"Actress/comedian A.V. Phibes has appeared in two off-broadway comedies!"  

Hell, even writer A.V. Phibes "has been blogging since 2001, been published in the Audacity Productions "In the Works" anthology** and her one-act play "Grading on a Curve" has been staged in in the US and Hong Kong.  Her work has been described by the the Dallas Morning News as "quite funny" and having "...lots of garrulous, good lines..."  

And all of this feels like just anecdotal "stuff I did."  None of it feels like I was doing it "for real" (except maybe the entrepreneur bit).  Most of this was "dicking around."  I have told people before:  "The key to having an exciting life is omission.  Omit everything except the exciting parts."

I still don't have the sense that I'm doing what I ought to with my life. And so that's how I came about to my previous thoughts: Since most of my credentials seem tenuous, if not borderline bullshit, do credentials even matter? Shouldn't we just consider what we're good at?

 

*Totally got this job because of nepotism.

**My friend published this and printed it at kinkos.

 


Self-identifying as a writer: not just for douches anymore?
lightning fist
avphibes
I've always had trouble with the "what do you do?" question. I went through my phase of just answering "office manager," but now I usually stick with the vague "designer,"  which, of course, is true enough because that's actually what I more or less make money at.  Only recently have I been internally questioning: can I self-identify as a writer?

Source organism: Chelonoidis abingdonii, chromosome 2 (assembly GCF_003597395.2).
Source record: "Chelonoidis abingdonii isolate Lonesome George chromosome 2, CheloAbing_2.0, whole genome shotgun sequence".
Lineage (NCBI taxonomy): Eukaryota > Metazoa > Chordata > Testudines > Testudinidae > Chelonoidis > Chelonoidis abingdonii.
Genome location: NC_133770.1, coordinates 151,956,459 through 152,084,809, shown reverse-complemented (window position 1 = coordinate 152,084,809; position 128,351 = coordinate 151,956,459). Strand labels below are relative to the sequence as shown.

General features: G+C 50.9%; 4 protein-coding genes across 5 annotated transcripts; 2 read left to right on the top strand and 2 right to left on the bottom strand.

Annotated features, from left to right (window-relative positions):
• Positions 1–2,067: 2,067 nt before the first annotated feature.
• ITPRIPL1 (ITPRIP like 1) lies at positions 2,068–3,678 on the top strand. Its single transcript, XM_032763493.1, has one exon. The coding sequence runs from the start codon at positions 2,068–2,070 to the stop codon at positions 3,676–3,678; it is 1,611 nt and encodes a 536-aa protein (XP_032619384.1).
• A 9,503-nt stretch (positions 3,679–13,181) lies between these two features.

The New Yorker in me says "Don't say it unless you can put your money where your mouth is," the hater in me says "Self-identifying as a writer when you don't do it for a living is for pretentious douches."  And yet... and yet...

Here is what's been rolling around in the ol' brain pan:  The "publishing industry," or, that which, for all of my life, has been the gatekeeper of what is "real" writing and what is just fucking around (if it's published it counts, if it isn't it doesn't) Is undergoing a tremendous sea change right now.  "books" and "newspapers" and "magazines" and "being published" as we have known them in the past, may be going the way of the corded telephone and the fax-copier.  

What I'm saying is, with all the game-changers of the past decade, blogging is kinda the new writing.  At least, that is to say, it's the most contemporary medium and it doesn't seem to be going away.  Sure, 95% of it is crap, but the 5% that isn't is getting read by people as much as a newspaper or magazine.  Also, as digital distribution replaces those cumbersome paper books and renders printing and shipping costs irrelevant, it's going to change the types and amounts of writing that publishers publish. It's also changing how important a "publisher" even needs to be. From the "gatekeeper" standpoint, the times they are a changin'.